Stamping Out A Sugar Addiction & Adopting A Healthier Lifestyle

Hi, my name's Rebecca and I have a sugar addiction. And I don't mean I like the odd piece of cake or two. It's more accurate to say I would choose to have a box of jellybeans for dinner over anything else and I crave sweets more than any other food group. Whilst I don't think I'll ever say goodbye to sweets and refined sugar for good. I certainly want to cut back on it. And a couple of weeks ago I decided that I wanted to adopt a healthier lifestyle and tackle my addiction to sugar. 


I think it goes without saying that we all know a huge amount of refined sugar isn't great for us. And the amount I was eating wasn't making me feel good. Yes of course when I was consuming them it felt wonderful but the way they were making my body and mind feel wasn't desirable in the long run. As I've got older I've truly realised the importance of fueling your body with nutritious food that makes you feel awesome. And this decision wasn't based on the physical benefits of eating a better diet as that's not something that's at the forefront of my mind. Because in reality my BMI is underweight and when people hear that they instantly say something like 'oh eat what you want and enjoy it because you don't need to worry'. But stuffing my body full of rubbish in order to gain weight in an unhealthy way isn't something I want to do. I want to nourish my body in any way I can and do the best by it.  Because like everyone else I only have one body and there are certain elements of it that I cannot control. But the aspects that I can control I need to take advantage of in order to help my body work to it's best ability. 

Apart from my love affair with sweets my diet for a long time has been pretty good. But there is room for improvement and now I feel like I'm really ready to make the changes. And embrace a slightly 'healthier' lifestyle that suits not only my tastes, body but also my budget because I find that is a huge issue when it comes to eating a better diet. 


The phrase clean eating is something I feel pretty strongly against. I don't like that people now think food is either clean or dirty. Because there is no such thing and I think that it turns food into something that it's not and as silly as it sounds food it to simply to fuel your body, nothing more, nothing less. It doesn't need to have this badge of honour whether society says it's clean or dirty and I think those words can promote an unhealthy relationship with food. A healthy diet to me means to eat food that can nourish my body and eat food in it's purest form. I don't pay any attention to calories but I do like to read ingredients and if I can't pronounce or recognise them then I don't think it's something that I should be putting inside of my body. And it's  as simple as that, I want to eat food in it's purest form and eat as nutritionally well as I can. Diet is something that's incredibly personal to the individual and I think it's so important not push our choices onto other people. Because we're all different and what works for one will never work the same way for someone else.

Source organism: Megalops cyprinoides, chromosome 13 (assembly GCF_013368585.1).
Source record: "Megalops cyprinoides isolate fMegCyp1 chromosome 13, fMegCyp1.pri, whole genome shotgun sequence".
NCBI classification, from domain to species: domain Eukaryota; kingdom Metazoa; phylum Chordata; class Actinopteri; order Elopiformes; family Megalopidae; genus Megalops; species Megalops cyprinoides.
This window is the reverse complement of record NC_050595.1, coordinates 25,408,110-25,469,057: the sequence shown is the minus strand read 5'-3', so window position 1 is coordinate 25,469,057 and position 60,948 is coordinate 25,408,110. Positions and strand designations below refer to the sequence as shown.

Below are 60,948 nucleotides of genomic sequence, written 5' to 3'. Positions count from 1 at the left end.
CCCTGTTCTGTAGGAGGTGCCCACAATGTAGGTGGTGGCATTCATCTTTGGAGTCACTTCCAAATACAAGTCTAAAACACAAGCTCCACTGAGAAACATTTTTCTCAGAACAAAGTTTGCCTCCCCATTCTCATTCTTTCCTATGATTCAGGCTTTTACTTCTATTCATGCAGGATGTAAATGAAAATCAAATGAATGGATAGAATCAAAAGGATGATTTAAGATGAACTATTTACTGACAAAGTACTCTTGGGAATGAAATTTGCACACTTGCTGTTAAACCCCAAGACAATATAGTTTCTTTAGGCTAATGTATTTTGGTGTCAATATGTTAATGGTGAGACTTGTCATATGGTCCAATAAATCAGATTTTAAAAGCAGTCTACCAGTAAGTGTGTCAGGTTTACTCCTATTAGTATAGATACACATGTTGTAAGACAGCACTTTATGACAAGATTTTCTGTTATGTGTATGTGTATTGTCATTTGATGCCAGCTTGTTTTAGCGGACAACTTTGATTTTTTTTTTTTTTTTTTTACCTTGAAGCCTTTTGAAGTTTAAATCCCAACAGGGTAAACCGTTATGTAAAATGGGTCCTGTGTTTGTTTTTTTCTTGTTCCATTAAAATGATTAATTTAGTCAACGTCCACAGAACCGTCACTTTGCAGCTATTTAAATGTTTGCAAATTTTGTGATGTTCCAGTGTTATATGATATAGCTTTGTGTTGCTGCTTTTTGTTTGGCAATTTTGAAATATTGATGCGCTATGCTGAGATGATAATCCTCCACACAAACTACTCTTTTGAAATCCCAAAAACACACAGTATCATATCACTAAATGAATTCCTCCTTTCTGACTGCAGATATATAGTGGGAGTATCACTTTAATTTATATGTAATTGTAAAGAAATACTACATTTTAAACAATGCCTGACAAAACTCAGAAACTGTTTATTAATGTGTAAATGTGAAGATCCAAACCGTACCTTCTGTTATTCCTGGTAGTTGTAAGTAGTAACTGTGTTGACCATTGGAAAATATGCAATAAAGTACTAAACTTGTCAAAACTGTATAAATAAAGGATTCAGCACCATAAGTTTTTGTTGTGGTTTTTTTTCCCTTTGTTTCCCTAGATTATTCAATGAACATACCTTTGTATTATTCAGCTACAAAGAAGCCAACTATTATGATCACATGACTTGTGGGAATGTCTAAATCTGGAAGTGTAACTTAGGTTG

• Cutting out meat. I don't eat it a lot anyway and when I do my body doesn't react well. 
  • Keeping dairy to a minimum. 
  • Eating 5 different fruits a day. 
  • Upping my veg intake and making sure I have some sort of vegetable at least once a day.  
  • Having a smoothie/fruit ice cream bowl once a day. 
  • Eating more whole based plant foods and keeping packed and highly processed foods to a minimum.
  • Cooking from scratch. 


When people say that healthy eating is more expensive I can totally relate to those feelings. And when you start to substitute things for dairy free alternatives then the price really starts to wrack up. I don't have a huge budget to spend on food so I have to shop within my means and I simply cannot afford all those for the most part overhyped superfoods and other current popular items. So learning to shop a different way whilst still sticking to a budget has been a big learning curve and here are things I've found to work well. 

  • Don't buy packs of salad, they don't last long at all and it's cheaper to buy the items separately. 
  • Frozen fruit for smoothies is much more cost effective. 
  • Aldi & Lidl are the greatest places on earth for basic items, fruit and vegetables. 
  • Taking your diet back to the basic food groups [see here]
  • Go to markets. 


I'd love to hear your thoughts or your favourite recipes! 

R x 

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